Metra faces criticism over cold weather performance

After a conductor announced that a Metra train would be express to Crystal Lake, passengers say they waited at an outdoor station for 35 minutes.
January 7, 2014 3:47:57 PM PST
The dangerous cold is causing big problems for Metra. Dozens of trains were cancelled again on Tuesday, making for a miserable commute.

Metra believes it is catching up after a couple dozen train cancellations Tuesday morning. Only three trains were canceled Tuesday afternoon, all of which were on the BNSF line. But many passengers remain displeased with Metra's performance, particularly it's communication.

Metra UP Northwest line train number 619 was no more than a minute out of the Ogilvie Transportation Center Monday afternoon when the conductor announced that the train would be express to Crystal Lake.

That meant that passengers who weren't going too far would have to get off the train at the first stop, Clybourn, and wait for the next train.

The passengers waited at an outdoor station for 35 minutes.

''I mean the reality is the wind chill was 35 below, you've just put all these passengers at risk,'' said Lesley Mickle, Metra passenger.

Mickle was among those who huddled together, cellphones failing, as they waited and angrily wondered aloud.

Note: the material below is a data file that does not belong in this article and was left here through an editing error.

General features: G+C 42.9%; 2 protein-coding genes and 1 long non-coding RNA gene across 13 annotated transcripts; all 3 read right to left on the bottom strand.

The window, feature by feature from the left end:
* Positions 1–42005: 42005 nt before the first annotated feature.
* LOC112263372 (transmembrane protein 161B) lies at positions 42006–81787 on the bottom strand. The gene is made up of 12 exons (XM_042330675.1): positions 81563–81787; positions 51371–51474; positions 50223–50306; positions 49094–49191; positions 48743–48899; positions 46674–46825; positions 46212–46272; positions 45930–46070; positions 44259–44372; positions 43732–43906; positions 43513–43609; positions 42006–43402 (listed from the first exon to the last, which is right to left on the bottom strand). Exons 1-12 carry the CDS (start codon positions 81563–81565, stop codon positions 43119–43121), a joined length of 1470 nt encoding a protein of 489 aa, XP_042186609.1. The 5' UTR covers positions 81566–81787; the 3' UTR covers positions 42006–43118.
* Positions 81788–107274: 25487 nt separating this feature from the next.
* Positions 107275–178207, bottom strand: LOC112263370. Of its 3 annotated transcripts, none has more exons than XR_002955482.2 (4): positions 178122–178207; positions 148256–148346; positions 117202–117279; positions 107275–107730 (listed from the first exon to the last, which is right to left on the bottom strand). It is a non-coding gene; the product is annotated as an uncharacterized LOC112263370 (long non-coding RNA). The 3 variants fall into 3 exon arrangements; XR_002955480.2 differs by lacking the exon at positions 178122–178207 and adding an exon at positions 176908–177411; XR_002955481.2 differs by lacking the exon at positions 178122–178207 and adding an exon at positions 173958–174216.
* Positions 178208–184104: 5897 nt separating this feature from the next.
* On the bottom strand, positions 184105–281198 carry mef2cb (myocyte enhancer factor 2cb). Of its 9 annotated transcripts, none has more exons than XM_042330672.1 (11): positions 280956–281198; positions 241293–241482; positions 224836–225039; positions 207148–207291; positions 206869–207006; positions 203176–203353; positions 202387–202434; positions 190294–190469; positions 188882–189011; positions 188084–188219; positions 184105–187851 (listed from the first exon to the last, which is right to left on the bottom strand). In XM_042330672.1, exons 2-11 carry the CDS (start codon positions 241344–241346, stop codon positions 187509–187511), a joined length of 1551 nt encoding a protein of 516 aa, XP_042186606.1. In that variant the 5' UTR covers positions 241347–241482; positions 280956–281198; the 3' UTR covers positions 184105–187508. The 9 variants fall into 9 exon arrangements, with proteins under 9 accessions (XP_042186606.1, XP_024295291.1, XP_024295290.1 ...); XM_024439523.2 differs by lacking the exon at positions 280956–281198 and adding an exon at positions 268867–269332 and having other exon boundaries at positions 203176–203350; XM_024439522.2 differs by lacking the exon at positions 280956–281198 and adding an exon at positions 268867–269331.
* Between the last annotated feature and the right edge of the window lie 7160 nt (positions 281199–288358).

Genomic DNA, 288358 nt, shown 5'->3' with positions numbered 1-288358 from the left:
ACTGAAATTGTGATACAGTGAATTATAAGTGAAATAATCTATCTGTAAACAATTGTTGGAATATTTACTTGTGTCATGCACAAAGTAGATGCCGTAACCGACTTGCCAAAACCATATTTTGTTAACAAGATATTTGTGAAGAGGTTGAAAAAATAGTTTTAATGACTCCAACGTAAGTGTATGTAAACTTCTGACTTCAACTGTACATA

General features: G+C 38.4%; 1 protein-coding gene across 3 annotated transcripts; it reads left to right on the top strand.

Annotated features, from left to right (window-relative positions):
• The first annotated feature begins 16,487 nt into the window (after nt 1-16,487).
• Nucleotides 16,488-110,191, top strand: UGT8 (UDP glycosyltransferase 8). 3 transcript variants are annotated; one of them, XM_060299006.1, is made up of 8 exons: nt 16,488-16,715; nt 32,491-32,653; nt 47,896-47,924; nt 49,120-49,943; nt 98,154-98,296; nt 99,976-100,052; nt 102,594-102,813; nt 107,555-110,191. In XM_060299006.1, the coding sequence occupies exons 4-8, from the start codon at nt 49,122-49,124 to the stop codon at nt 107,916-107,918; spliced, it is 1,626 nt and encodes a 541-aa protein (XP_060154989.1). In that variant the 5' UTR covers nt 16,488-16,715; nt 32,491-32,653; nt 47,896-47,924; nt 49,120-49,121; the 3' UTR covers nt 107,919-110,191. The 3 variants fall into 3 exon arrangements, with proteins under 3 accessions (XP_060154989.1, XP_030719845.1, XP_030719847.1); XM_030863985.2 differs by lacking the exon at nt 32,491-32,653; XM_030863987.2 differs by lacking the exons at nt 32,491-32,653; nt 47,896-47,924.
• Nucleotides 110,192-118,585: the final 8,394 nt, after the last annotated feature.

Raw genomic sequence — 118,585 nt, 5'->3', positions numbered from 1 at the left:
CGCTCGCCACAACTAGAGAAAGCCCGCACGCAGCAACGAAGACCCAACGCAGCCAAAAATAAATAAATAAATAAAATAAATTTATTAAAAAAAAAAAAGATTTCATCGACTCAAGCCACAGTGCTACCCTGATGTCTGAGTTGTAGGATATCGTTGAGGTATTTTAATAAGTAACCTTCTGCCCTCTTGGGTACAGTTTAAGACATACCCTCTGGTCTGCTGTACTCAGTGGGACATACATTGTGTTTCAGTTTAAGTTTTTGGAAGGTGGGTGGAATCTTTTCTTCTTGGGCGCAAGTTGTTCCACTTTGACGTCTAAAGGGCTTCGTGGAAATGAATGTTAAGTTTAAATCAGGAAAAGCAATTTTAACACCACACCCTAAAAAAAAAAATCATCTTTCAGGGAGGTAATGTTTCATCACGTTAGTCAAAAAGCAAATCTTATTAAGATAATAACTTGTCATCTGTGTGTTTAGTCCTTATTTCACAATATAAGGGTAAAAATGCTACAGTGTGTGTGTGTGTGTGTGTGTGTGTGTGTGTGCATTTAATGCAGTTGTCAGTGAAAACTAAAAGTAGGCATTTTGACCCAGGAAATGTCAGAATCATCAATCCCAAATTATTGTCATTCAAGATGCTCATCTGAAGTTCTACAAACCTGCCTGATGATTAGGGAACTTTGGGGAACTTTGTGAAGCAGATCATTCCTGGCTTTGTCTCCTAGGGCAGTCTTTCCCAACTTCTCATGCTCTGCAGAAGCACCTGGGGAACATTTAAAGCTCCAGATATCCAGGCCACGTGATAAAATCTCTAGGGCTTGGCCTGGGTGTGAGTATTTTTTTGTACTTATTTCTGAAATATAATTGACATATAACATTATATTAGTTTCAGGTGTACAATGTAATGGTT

''Why didn't they let us know that before pulling out of the station and give passengers the option of staying out in the cold or staying in a nice, warm station where you are safe,'' Mickle said.

That decision Monday was made by the Union Pacific Railroad, which operates that line. Metra's acting executive director acknowledges the unhappiness with it.

"And we did talk to the UP about it and they agreed with us that probably if this happened again today, they would not make that same move because of the inclement weather," said Don Orseno, executive director, Metra.

The expectation was the following train would arrive more quickly, but it didn't. Frozen switches, and crews worked to their federally-mandated maximums have been at the heart of Metra's cancellations and delays, but Metra believes it has done its best under the circumstances.

"We operated out of our 703 trains, over 90 percent of our trains. Although they weren't all on-time and we knew they weren't going to be on-time, but over 90 percent did operate and carry passengers," said Orseno.

"Please think of your passengers before your schedule. Think of their safety before your schedule," said Bickle.

Bickle, like many Metra passengers, say that they understand the business of delays and cancellations but that communication was lacking.

Metra agrees that is always a challenge, especially in a fluid situation that involves inclement weather.

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